Interview: Regulation On Investment Of Pension Funds, Promotes safety, Fair Returns — PenCom Boss
The National Pension Commission (PenCom) in a quest to safeguard pension fund assets has issued a regulation on investment of the funds. The Director-General, PenCom Aisha Dahir-Umar in this interview spoke on the objectives of the issued regulation.
Pension Fund Administrators invest all contributions made under the Contributory Pension Scheme (CPS) with the objective of safety and fair returns on the amount invested.
What guides PFAs’ investment decisions under the CPS?
All Licensed Pension Fund Operators (LPFOs) are expected to conduct their investment activities in line with the requirements of the Regulation on Investment of Pension Fund Assets (Investment Regulation) issued by the National Pension Commission. The Investment Regulation is the reference document on all investment activities carried out by LPFOs and sets out rules and standards for investing pension funds. Specifically, the Investment Regulation provides the allowable markets, allowable instruments, quality requirements, rating requirements and general principles for investing pension fund assets by LPFOs.
It is pertinent to clarify that the Commission as a regulator, is responsible for establishing rules, guidelines and standards for pension fund investments by LPFOs. Consequently, making investment decisions is the sole responsibility of PFAs based on their internal investment guidelines and governance frameworks. Accordingly, all LPFOs must do their internal due diligence in line with the investment objectives of safety and fair returns before investing in any securities or issuer.
Pension funds and assets can only be invested in accordance with regulations and guidelines issued by the commission.
To what extent have PFAs adhered to the investment regulations issued by the commission?
The commission has instituted monitoring mechanisms to ensure good conduct by LPFOs in the pension fund investment process. The monitoring system is to mitigate potential risks in the investment activities of LPFOs and to ensure strict adherence to the requirements of the Investment Regulation. Accordingly, noncompliance with the Investment Regulation and the PRA, 2014 are monitored and flagged by the Investment Supervision Department of the Commission. However, LPFOs have largely complied with the requirements of the Investment Regulation and PRA 2014 in the investment of pension fund assets. Furthermore, LPFOs conduct internal due diligence in identifying and selecting investment products to minimise risks to the investment portfolio.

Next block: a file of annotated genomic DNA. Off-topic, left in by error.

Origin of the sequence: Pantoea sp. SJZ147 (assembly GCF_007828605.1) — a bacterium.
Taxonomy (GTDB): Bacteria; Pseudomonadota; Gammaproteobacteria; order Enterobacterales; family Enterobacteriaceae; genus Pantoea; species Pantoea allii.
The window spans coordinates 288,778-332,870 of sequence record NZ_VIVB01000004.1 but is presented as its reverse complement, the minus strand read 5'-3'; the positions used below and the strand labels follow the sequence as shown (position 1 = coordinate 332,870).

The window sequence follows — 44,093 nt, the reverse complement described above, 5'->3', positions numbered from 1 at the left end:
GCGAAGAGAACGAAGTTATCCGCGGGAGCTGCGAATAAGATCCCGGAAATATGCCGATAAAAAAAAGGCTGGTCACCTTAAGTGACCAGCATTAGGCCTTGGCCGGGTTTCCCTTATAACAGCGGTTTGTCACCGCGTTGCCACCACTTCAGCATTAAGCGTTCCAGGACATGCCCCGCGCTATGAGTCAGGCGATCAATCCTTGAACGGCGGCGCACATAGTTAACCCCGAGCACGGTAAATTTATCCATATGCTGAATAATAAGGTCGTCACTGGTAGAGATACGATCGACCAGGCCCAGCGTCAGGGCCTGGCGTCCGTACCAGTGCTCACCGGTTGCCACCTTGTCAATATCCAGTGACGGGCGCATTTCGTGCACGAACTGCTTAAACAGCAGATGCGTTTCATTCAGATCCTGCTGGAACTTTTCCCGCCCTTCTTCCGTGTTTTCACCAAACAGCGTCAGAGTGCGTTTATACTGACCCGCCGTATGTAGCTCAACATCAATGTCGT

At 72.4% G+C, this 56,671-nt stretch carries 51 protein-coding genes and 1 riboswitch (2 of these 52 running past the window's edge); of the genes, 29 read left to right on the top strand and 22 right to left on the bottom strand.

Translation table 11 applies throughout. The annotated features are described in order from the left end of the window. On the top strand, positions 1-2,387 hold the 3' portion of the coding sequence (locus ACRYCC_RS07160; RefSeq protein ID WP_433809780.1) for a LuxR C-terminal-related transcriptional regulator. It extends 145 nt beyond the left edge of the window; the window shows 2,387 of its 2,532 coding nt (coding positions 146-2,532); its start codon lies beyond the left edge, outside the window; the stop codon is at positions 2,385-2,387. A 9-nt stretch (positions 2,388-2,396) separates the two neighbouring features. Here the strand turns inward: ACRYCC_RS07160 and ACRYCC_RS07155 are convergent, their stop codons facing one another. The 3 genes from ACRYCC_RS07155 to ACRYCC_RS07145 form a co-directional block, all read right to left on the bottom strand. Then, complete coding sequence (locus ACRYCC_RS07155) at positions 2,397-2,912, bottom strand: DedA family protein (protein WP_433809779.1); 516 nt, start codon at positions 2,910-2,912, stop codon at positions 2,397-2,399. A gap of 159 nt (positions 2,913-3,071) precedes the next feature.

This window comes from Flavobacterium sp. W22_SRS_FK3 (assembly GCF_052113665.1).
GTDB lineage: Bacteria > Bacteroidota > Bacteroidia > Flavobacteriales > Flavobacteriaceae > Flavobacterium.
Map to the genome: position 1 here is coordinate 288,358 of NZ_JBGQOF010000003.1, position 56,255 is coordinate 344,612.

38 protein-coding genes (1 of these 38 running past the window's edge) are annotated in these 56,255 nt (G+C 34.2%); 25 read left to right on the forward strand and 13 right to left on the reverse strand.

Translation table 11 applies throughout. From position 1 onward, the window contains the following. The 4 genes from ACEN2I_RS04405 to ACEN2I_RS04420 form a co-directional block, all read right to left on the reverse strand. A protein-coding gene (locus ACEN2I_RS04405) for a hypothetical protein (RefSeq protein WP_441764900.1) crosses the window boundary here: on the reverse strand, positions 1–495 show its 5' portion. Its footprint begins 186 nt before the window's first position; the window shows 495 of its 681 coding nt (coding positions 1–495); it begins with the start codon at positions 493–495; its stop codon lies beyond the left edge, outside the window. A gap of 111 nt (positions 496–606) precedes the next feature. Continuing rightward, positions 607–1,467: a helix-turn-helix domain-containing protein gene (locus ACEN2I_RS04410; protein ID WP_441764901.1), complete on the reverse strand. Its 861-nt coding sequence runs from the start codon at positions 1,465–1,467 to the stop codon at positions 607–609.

Notably, the PRA 2014 and the Investment Regulations have instituted appropriate sanctions for any infraction by LPFOs in the investment process. Accordingly, the commission applies appropriate administrative sanctions to LPFOs for violation of the provisions of the Investment Regulations.
From the inception of the CPS, pension funds and assets could only be invested in particular instruments.
What are the investment instruments acceptable for investment under the CPS?
The allowable instruments/asset classes that qualify for investment by pension funds are as follows:
1. Quoted Ordinary Shares and Redeemable Preference Shares of publicly listed companies: Ordinary Shares are ownership units in publicly listed companies. In contrast, Redeemable Preference Shares take precedence over Ordinary Shares in paying dividends and during the liquidation of companies.
ii. FGN/State/LG Debt Securities approved by SEC:These instruments of indebtedness (Bonds and Treasury Bills) are issued and guaranteed by the Federal, State and Local Governments.
iii. Corporate Debt Securities (including Infrastructure Bonds, Asset/Mortgaged Backed Securities): Corporate debt securities are instruments of indebtedness issued by corporate entities.
iv. Money Market Instruments: These include fixed deposits, tenured placements and Bankers’ Acceptances issued by financial institutions and Commercial Papers issued by corporate entities.
v. Open/Closed-end and Hybrid Funds (including Real Estate Investment Trusts and Exchange Traded Funds): These are specialist/managed investment funds that invest in securities and are tradable or have memorandum listing on a securities exchange.
vi. Supranational Bonds: These are debt instrumentsissued by eligible Multilateral Development Finance Institutions, e.g. International Finance Corporation and African Development Bank.
vii. Private Equity Funds: These are designated pools of investment capital targeted at all stages of private equity investment.
viii. Infrastructure Funds: Specialist Investment Funds that invest primarily in infrastructure companies or projects.
The state governments must comply with the Investment Regulation stipulated by the PRA 2014. What conditions must state governments fulfil for PFAs to invest in their securities such as bonds?
State governments can access pension funds through bonds or other securities issued by the State. However, the state governments must comply with the provisions of the Investment Regulation, which provides that issuers must fully implement the CPS by opening Retirement Savings Accounts (RSAs) for their staff and remitting pension contributions for them. Also, the state must procure a Group Life Insurance cover that guarantees a minimum of 300% of emoluments for its employees. Other conditions for state governments seeking to access pension funds include the following minimum requirements:
1. Enact a Law to establish the CPS, which must give pension contributions the same priority as salaries.